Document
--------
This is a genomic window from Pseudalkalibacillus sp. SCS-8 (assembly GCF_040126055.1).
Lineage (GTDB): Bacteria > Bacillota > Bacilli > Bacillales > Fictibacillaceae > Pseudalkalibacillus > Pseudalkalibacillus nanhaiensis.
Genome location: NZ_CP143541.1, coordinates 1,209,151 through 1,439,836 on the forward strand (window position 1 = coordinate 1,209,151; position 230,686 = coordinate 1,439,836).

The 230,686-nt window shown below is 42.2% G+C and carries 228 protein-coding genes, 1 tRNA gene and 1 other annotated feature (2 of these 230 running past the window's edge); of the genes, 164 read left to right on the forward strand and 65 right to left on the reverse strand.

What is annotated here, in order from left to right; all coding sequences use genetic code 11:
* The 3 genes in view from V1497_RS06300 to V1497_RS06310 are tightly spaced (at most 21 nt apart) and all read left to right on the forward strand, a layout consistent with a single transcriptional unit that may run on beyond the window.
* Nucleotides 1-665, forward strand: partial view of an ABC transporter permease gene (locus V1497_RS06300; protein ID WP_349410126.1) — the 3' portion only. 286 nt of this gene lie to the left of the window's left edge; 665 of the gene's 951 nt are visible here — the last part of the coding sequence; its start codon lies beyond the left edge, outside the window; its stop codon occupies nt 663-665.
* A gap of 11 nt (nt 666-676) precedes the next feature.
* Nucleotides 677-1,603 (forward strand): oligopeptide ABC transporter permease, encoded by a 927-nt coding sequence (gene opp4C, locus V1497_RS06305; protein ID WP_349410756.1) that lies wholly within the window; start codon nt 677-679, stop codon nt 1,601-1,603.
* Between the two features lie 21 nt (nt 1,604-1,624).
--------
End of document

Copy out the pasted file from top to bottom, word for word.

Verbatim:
This is a genomic window from Pseudalkalibacillus sp. SCS-8 (assembly GCF_040126055.1).
Lineage (GTDB): Bacteria > Bacillota > Bacilli > Bacillales > Fictibacillaceae > Pseudalkalibacillus > Pseudalkalibacillus nanhaiensis.
Genome location: NZ_CP143541.1, coordinates 1,209,151 through 1,439,836 on the forward strand (window position 1 = coordinate 1,209,151; position 230,686 = coordinate 1,439,836).

The 230,686-nt window shown below is 42.2% G+C and carries 228 protein-coding genes, 1 tRNA gene and 1 other annotated feature (2 of these 230 running past the window's edge); of the genes, 164 read left to right on the forward strand and 65 right to left on the reverse strand.

What is annotated here, in order from left to right; all coding sequences use genetic code 11:
* The 3 genes in view from V1497_RS06300 to V1497_RS06310 are tightly spaced (at most 21 nt apart) and all read left to right on the forward strand, a layout consistent with a single transcriptional unit that may run on beyond the window.
* Nucleotides 1-665, forward strand: partial view of an ABC transporter permease gene (locus V1497_RS06300; protein ID WP_349410126.1) — the 3' portion only. 286 nt of this gene lie to the left of the window's left edge; 665 of the gene's 951 nt are visible here — the last part of the coding sequence; its start codon lies beyond the left edge, outside the window; its stop codon occupies nt 663-665.
* A gap of 11 nt (nt 666-676) precedes the next feature.
* Nucleotides 677-1,603 (forward strand): oligopeptide ABC transporter permease, encoded by a 927-nt coding sequence (gene opp4C, locus V1497_RS06305; protein ID WP_349410756.1) that lies wholly within the window; start codon nt 677-679, stop codon nt 1,601-1,603.
* Between the two features lie 21 nt (nt 1,604-1,624).